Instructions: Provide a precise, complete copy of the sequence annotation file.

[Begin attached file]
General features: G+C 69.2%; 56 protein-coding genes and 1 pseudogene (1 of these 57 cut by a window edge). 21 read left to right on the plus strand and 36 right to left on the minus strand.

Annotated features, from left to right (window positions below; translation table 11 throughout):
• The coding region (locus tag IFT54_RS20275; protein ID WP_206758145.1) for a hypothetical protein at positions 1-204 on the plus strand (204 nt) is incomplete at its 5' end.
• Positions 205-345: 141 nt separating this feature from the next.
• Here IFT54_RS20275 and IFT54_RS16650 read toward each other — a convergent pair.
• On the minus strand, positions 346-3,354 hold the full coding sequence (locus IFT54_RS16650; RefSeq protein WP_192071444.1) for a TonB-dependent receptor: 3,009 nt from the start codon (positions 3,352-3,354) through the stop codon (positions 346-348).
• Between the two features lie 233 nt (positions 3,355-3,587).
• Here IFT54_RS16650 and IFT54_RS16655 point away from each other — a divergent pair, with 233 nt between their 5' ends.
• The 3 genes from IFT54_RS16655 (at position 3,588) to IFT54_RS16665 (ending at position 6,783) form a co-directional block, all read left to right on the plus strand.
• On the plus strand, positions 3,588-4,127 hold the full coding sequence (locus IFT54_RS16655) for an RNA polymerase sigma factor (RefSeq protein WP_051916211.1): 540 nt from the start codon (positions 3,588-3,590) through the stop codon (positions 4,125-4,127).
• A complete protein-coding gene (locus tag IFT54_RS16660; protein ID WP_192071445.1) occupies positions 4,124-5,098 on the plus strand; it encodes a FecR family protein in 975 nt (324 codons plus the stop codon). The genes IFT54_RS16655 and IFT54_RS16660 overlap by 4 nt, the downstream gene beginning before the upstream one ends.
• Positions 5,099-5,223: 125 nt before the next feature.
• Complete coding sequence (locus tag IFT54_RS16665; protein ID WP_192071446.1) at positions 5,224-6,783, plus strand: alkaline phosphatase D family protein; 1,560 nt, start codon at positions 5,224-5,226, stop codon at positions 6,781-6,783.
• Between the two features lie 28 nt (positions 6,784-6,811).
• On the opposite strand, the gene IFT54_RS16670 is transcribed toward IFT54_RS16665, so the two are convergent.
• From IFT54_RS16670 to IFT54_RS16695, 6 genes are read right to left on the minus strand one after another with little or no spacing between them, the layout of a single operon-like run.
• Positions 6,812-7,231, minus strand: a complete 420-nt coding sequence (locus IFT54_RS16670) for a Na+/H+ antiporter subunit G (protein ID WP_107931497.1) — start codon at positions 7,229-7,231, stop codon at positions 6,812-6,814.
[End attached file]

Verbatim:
General features: G+C 69.2%; 56 protein-coding genes and 1 pseudogene (1 of these 57 cut by a window edge). 21 read left to right on the plus strand and 36 right to left on the minus strand.

Annotated features, from left to right (window positions below; translation table 11 throughout):
• The coding region (locus tag IFT54_RS20275; protein ID WP_206758145.1) for a hypothetical protein at positions 1-204 on the plus strand (204 nt) is incomplete at its 5' end.
• Positions 205-345: 141 nt separating this feature from the next.
• Here IFT54_RS20275 and IFT54_RS16650 read toward each other — a convergent pair.
• On the minus strand, positions 346-3,354 hold the full coding sequence (locus IFT54_RS16650; RefSeq protein WP_192071444.1) for a TonB-dependent receptor: 3,009 nt from the start codon (positions 3,352-3,354) through the stop codon (positions 346-348).
• Between the two features lie 233 nt (positions 3,355-3,587).
• Here IFT54_RS16650 and IFT54_RS16655 point away from each other — a divergent pair, with 233 nt between their 5' ends.
• The 3 genes from IFT54_RS16655 (at position 3,588) to IFT54_RS16665 (ending at position 6,783) form a co-directional block, all read left to right on the plus strand.
• On the plus strand, positions 3,588-4,127 hold the full coding sequence (locus IFT54_RS16655) for an RNA polymerase sigma factor (RefSeq protein WP_051916211.1): 540 nt from the start codon (positions 3,588-3,590) through the stop codon (positions 4,125-4,127).
• A complete protein-coding gene (locus tag IFT54_RS16660; protein ID WP_192071445.1) occupies positions 4,124-5,098 on the plus strand; it encodes a FecR family protein in 975 nt (324 codons plus the stop codon). The genes IFT54_RS16655 and IFT54_RS16660 overlap by 4 nt, the downstream gene beginning before the upstream one ends.
• Positions 5,099-5,223: 125 nt before the next feature.
• Complete coding sequence (locus tag IFT54_RS16665; protein ID WP_192071446.1) at positions 5,224-6,783, plus strand: alkaline phosphatase D family protein; 1,560 nt, start codon at positions 5,224-5,226, stop codon at positions 6,781-6,783.
• Between the two features lie 28 nt (positions 6,784-6,811).
• On the opposite strand, the gene IFT54_RS16670 is transcribed toward IFT54_RS16665, so the two are convergent.
• From IFT54_RS16670 to IFT54_RS16695, 6 genes are read right to left on the minus strand one after another with little or no spacing between them, the layout of a single operon-like run.
• Positions 6,812-7,231, minus strand: a complete 420-nt coding sequence (locus IFT54_RS16670) for a Na+/H+ antiporter subunit G (protein ID WP_107931497.1) — start codon at positions 7,229-7,231, stop codon at positions 6,812-6,814.